The decentralization policy by the Local Government Code in 1991 has also been seen as one of the legacies of People Power because it includes the provision that promotes the participation of NGOs and people’s organizations in the local development process. From a different point of view, however, decentralization was a measure to win over local elites to the national government during the Cory Aquino administration and to help strengthen their domination in each locality (Abinales 2010, 398–399). Progressive forces were not able to deal with this situation because their vision to change the political structure focused only on the national level (Abinales 2010, 394–395). They did not understand the local dynamics of Philippine politics. However, looking into the case of Siquijor, Akbayan seems to have found a way to work effectively at the local level.

Certainly the structure of elite democracy was not broken up during Aquino’s administration. Overall, the administration’s anti-poverty and anti-corruption policies had incomplete results. It is well known that LP has many members from political dynasties (in this sense, we cannot regard LP itself as a progressive force). Nevertheless, it is also a fact that progressive forces such as local members of the LP-Akbayan camp in Siquijor have confronted the authoritarian system at the local level in a pragmatic way. This can be seen as People Power being part of a long democratization process. Philippine politics is not a changeless world. To grasp its dynamics, we need to pay more attention to local practices and the small changes they bring about.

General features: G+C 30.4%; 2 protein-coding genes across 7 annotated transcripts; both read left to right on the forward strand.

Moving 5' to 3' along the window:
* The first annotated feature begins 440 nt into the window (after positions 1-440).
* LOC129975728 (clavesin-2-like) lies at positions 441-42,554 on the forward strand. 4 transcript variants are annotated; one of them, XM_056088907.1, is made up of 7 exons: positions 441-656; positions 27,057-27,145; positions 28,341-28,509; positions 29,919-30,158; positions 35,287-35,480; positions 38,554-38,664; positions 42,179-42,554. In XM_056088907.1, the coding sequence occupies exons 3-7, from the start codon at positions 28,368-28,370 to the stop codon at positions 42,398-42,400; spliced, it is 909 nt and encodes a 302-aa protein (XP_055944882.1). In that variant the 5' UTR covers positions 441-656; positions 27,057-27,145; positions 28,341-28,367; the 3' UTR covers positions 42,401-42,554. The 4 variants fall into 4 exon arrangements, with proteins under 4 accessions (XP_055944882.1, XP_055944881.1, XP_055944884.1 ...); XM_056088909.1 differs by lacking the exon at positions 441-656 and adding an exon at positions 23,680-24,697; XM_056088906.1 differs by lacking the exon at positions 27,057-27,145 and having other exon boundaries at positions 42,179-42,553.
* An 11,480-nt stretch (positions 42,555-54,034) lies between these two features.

Accepted: September 6, 2019


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1) In general, the term “political dynasties” is defined as “traditional political families or the practices by these political families of monopolizing political power and public offices from generation to generation and treating the public elective officers almost as their personal property” (Park 2008, 120).

2) Aside from his well-known aspiration to be the next president, Binay was building his own political dynasty in Makati. This seemed to be another important reason why he wanted to lift term limits.

3) The EDSA Revolution was the popular political movement that toppled the dictatorship of President Ferdinand Marcos in 1986. It is also known as the People Power Revolution or February Revolution. This movement supported Corazon Aquino as the new president and led to the restoration of democracy in the Philippines.